See, I haven't really warmed up using the new Super-Tuscan technique, but for a couple times. It really has been a learn by doing thing. I had a coaching with the director Andrea Cigni, who gave some very quick diction coaching to me as we rehearsed "Pia de Tolomei." His suggestion was to brighten and firm up my Italian vowels. This was also put to me by one of my coaches in LA, Catherine Miller, so it wasn't new territory...
The point they make is that American singers have flat vowels. Not bright enough. The word "Della" for instance with Americans is usually sung Dehla, like Ella for fella. In the Super-Tuscan ( I like to call it) pronunciation it's more Deella(?) Seriously, I don't know how to write it. There's definitely an "E" in there, but it's super-bright.
...AAnnnyway, this 45minute coaching really was a game changer for me. I practiced my new diction before I went on stage during performances. In such a short role I didn't know that it would have such an impact on my technique going forward until I began singing through my rep for this audition.
I really focused on those long energetic bright vowels. Edgardo's "Fra Poco" was a fun sing. Not really a challenging aria for me until the very end B, which I can always hit, but it had never been that exciting for me. This day... it was like "Whoah!"
I sang "Che gelida" from La Bohème and after singing this standard for more years than many of you would like to know (Arias = single track events), I was puzzled at how truly easy it was. Easy. Like... easy. This aria and that word have never been in my dialogue as referring to the same subject. Like "Wow, Che gelida is easy." Never.
"Maybe", I thought, "I ended up in the wrong key." Sure enough, wrong key. "AHA!"
Sang it again. My voice was scratchy from having laryngitis the month before, bu not tired. I hadn't really sung full-out operatically in quite some time, so I could allow for some growing pains. Still... Singing the piece again...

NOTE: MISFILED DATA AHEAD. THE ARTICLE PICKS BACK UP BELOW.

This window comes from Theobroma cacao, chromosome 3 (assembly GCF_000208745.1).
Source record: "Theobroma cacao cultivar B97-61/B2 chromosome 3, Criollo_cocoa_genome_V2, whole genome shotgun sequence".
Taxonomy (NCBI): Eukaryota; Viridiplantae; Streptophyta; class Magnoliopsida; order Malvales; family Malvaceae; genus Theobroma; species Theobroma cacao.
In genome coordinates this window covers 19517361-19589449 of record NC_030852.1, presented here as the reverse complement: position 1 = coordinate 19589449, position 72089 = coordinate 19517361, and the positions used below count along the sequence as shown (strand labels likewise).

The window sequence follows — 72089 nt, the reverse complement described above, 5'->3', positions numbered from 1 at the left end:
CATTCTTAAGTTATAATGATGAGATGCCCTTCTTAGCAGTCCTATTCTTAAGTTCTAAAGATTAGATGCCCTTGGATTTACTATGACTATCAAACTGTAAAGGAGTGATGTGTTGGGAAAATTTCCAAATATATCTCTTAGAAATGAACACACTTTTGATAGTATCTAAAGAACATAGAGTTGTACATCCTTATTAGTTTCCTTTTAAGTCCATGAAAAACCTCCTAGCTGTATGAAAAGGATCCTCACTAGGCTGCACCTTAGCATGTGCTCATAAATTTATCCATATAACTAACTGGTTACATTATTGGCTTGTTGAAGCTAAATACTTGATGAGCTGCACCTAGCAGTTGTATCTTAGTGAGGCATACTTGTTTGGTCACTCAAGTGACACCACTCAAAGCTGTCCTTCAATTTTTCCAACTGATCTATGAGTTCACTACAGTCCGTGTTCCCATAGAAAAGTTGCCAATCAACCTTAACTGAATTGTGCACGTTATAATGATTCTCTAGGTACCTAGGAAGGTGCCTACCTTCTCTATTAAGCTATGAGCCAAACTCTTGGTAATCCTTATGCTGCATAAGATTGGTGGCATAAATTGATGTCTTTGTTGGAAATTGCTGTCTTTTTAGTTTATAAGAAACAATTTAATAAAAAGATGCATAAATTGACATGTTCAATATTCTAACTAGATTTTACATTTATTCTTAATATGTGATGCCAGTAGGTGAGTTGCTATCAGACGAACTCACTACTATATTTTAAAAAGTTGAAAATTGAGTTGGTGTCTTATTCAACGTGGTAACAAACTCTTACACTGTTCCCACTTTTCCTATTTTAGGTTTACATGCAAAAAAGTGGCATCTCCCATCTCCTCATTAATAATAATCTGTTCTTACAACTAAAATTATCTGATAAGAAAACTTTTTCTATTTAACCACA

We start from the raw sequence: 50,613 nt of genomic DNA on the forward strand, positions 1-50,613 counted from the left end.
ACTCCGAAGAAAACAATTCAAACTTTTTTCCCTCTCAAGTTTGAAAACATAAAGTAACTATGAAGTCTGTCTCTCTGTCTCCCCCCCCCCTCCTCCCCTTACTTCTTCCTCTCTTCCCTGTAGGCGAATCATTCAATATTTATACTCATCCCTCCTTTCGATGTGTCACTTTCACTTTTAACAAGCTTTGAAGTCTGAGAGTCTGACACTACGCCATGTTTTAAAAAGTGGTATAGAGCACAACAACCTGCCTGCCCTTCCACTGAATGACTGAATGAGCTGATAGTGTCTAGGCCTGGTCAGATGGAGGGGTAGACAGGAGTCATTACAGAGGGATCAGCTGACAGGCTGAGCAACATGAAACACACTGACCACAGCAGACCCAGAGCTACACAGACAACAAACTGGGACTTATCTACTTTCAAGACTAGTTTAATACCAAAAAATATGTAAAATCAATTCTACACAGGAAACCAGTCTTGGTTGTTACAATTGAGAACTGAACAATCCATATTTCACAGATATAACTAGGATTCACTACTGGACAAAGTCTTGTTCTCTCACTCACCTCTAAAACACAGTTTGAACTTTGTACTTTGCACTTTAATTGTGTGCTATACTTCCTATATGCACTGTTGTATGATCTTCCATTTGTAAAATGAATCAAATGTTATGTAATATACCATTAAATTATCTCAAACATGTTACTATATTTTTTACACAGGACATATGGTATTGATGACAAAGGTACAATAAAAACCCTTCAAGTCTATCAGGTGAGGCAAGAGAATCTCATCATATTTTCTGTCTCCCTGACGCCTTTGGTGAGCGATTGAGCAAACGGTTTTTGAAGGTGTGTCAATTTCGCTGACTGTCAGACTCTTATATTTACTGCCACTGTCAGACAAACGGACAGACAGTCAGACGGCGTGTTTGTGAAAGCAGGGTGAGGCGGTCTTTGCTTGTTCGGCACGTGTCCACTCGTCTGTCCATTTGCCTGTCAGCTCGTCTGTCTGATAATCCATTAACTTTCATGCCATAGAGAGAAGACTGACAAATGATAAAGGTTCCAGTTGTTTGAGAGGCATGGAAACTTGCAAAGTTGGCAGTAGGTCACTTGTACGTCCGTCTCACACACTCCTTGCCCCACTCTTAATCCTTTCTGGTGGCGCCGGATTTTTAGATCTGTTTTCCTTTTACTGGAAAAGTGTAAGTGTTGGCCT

Song and High note?
*The only other time I sing and feel like I'm basically indestructible is when I am going to get sick the next day. It's an established fact in my life. There are times when I sing and nothing can stop me, but like a clock, the next day I am sick and my voice is toast*
So... I stopped, hoping that what was going on, at least my voice wouldn't be overtired while I sang with the inevitable cold what surely was coming..
Next day... No cold. Still with my voice getting scratchy I took the day and did vocal rest.
We travelled up to the audition, hooking up in a nice, inexpensive hotel near the new Apple Campus.
Slept like crap last night, but what else is new?
Traveling over the the West Bay Opera building was a 20 minute drive. I left early enough to be able to warm up a bit in the car and have a little time to finish while there, wherever there was a space.
As I wrote above, I began warming up in the same old way... But it really wasn't doing the trick. What the HELL!? I shut up for five minutes and restarted.
I felt like the efficiency with the new adjustment was better. But how did I get to it from a cold start? I restarted my warm up focusing on the Super-Tuscan brightness and not pushing out much volume. ..there it was. And oddly... it was hella-loud. I could feel so much more sound emanating from me, while basically singing I don't know... half-ish?
I really cannot write that everything was perfect in the audition. But the Che gelida... It was something. It was easy. The economy singing those singing bold bright Italian vowels brings makes my voice work less and gives me a good deal more endurance. My legato line is more fluid and the lyrics can be more supple in their delivery.
Also Importantly I'm not tired. The end of the aria, once just a nice thing, is now a different animal, with the high C being a real zenith.
I think this is how it's supposed to work. And If it is truly the case. I am truly hopeful the work could keep coming, and in a way that is sustainable. Time will tell.